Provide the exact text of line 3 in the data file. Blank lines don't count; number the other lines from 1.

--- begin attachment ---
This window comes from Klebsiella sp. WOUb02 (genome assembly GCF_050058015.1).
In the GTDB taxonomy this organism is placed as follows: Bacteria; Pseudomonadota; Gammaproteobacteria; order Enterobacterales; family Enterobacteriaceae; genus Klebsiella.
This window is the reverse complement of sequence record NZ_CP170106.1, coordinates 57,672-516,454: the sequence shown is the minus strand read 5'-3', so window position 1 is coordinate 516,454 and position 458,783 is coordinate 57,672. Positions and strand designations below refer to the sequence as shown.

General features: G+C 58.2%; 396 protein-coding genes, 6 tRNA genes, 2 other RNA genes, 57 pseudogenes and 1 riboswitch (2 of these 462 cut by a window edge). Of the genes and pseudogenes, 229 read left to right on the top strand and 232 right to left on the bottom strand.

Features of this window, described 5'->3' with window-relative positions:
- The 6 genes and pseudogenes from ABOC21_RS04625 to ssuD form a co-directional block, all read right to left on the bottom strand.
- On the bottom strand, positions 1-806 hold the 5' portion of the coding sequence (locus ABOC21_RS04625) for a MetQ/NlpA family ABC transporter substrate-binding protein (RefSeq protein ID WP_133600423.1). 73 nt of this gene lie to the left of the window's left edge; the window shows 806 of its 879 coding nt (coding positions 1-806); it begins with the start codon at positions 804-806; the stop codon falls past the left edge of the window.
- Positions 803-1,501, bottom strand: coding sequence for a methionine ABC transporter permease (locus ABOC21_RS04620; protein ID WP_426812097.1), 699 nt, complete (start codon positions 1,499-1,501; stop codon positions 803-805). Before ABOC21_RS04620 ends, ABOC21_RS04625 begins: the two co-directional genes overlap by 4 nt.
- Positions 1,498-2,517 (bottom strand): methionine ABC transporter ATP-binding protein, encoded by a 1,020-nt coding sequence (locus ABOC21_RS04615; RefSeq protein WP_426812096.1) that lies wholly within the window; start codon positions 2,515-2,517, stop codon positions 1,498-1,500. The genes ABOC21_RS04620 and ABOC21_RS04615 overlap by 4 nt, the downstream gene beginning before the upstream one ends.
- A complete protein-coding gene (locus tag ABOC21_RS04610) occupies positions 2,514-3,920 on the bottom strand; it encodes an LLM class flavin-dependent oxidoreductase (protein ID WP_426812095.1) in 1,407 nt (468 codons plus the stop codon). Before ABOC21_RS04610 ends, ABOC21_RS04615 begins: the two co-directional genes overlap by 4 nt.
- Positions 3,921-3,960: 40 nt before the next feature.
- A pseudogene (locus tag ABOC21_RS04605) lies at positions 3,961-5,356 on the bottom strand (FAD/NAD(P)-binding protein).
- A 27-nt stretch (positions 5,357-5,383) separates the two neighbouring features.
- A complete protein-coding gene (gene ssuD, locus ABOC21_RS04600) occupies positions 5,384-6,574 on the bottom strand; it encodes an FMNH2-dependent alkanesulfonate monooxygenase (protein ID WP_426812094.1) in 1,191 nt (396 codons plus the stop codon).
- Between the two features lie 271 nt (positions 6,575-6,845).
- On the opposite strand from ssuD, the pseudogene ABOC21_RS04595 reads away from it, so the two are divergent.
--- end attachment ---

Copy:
This window is the reverse complement of sequence record NZ_CP170106.1, coordinates 57,672-516,454: the sequence shown is the minus strand read 5'-3', so window position 1 is coordinate 516,454 and position 458,783 is coordinate 57,672. Positions and strand designations below refer to the sequence as shown.